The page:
Wigwam Rock ClimbingEnquire Now
18km from Rustenburg
15 minutes walk in.
+27 14 537 8000, +27 73 143 9807 www.wigwamhotel.co.za
Hard, Grade 24-32, Not suitable for children
Wigwam, a one hour and 40 minute drive from Johannesburg (slightly less from Pretoria) is a beautiful, pristine kloof with huge boulders and fig trees and, since only climbers come here, it’s very safe. This is a hard crag with nothing worth doing below grade 29, but if you’re climbing those grades then you’ll enjoy this little gem, which, after being discovered in 2007, was rapidly developed by a few of Joburg’s finest rock jocks.
The climbing is brilliant and hard right off the ground, until the chains. The wall is a gorgeous slice of leaning quartzite, peppered with tiny knobbles, pockets and crimps and the odd slopey jug. It’s of a certain style and intensity that’s hard for first-timers, so prepare to get spanked. Climbing here demands lots of finger strength and power endurance, without which everything feels hard. The size of the holds and the rough texture make for very sore finger tips but, don’t despair, they toughen up after a while. There are about 10 routes, with the classic “Tomahawk”, an easy but pumpy 29, regarded as the best warm-up. “Squaw Play” (30), is testing with some trick moves, while “Last of the Mohicans” is one of the best and hardest 30s around.
Climbing is possible all year round but it can get a bit hot on humid summer days. The wall moves into shade at about 10.30am. After very heavy rain (whole days of rain), water runs down the face and it needs a day or two to dry.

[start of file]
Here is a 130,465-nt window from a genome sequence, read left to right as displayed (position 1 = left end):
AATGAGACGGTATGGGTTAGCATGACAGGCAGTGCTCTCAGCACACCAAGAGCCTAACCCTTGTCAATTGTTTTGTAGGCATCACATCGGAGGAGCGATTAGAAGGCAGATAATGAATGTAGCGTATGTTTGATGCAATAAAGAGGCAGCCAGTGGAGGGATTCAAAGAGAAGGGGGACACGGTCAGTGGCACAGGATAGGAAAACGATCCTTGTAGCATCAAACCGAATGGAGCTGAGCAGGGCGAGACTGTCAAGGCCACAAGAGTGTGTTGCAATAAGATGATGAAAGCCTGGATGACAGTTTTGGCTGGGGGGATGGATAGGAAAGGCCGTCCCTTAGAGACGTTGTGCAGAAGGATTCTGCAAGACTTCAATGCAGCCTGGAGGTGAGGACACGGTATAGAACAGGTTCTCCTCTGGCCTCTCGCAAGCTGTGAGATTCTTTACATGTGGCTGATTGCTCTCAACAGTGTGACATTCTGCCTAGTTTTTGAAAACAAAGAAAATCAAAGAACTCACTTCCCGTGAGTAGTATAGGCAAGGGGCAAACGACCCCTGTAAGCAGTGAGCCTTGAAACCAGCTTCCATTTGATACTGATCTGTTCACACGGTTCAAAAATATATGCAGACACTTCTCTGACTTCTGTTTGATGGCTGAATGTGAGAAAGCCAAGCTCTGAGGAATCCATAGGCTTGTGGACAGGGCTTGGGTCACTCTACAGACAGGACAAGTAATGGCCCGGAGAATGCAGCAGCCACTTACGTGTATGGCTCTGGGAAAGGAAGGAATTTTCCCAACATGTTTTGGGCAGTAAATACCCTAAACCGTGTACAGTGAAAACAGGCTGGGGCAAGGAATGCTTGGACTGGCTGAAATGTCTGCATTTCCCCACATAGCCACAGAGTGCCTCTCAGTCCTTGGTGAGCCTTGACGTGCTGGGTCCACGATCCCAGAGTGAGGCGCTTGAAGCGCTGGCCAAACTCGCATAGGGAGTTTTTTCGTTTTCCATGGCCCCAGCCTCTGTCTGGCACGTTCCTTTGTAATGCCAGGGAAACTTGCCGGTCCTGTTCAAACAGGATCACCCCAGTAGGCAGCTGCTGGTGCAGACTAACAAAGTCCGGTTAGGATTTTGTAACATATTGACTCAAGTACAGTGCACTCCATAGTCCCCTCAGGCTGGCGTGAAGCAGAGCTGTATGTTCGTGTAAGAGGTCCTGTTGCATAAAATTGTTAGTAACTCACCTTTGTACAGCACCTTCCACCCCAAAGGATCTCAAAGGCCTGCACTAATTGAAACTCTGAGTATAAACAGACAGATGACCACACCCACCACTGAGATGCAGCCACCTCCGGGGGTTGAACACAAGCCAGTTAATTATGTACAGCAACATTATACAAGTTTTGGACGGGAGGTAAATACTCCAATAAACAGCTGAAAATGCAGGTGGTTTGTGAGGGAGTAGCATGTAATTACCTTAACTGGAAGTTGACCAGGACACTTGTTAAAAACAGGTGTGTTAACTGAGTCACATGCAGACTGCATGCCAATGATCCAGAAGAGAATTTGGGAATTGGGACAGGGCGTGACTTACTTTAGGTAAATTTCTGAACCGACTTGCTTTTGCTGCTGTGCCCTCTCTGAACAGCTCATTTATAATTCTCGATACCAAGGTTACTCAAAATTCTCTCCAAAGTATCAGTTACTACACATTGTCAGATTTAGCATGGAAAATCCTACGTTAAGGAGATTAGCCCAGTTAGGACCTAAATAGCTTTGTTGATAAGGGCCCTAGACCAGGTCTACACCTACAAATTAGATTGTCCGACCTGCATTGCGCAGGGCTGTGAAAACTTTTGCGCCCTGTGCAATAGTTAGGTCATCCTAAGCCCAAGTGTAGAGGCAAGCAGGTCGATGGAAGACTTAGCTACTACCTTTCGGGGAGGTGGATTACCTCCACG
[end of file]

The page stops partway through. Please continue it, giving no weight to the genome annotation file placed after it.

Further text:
You should report to the hotel reception and pay the small fee before heading to the crag. It is almost impossible to climb at Wigwam two days in a row as the rock is so tough on the finger tips, but since it’s quite a long drive from Pretoria or Johannesburg, consider camping at the nearby Bergheim resort (Fernkloof) and doing a day at each crag. If you’re not staying over, end the day with beers and chips at the Wigwam hotel bar – a great place to unwind!
The topo for this crag is on SACIN (www.saclimb.co.za/magaliesberg/fernkloof.html)
It’s a quick hop, skip and jump over the Gauteng border to the Bojanala region of the North West province and all its delights, which include the Hartbeespoort Dam water mecca, the “something for everyone” Sun City, the scenic calm of the Magaliesberg and big-five game viewing in the Pilanesberg.
The principal town in Bojanala is Rustenburg, a name that indicates the town’s restful environment at the foot of the Magaliesberg. Nowadays, with two prosperous platinum mines on the Merensky reef in its vicinity, the town is often referred to as “Platinum City”. It is also headquarters to the influential Royal Bafokeng, who live in the area and have extensive interests in the mining.
The Magaliesberg, an ancient range of mountains, is all the more remarkable for rising out of the predominant flatness of the region. This is a location of forests, streams, country-style restaurants and craft shops, excellent hiking, abseiling and rock-climbing. An increasing number of spa resorts have appeared on its landscape, making the most of its scenic tranquillity.
South of this range is the Hartbeespoort Dam, its shores surrounded by recreational and adventure facilities. A cableway offers wonderful views of the surrounds, while at ground level there are elephant and bird sanctuaries to visit, a reptile park, a cheese factory, a cultural village and arts and crafts and curio shopping.
The “oasis” of entertainment that is Sun City, suddenly appearing in the bushveld, constantly features on the itineraries of international visitors to the country. This casino resort has cleverly survived the establishment of gambling properties closer to Gauteng’s big cities by changing its focus to family entertainment.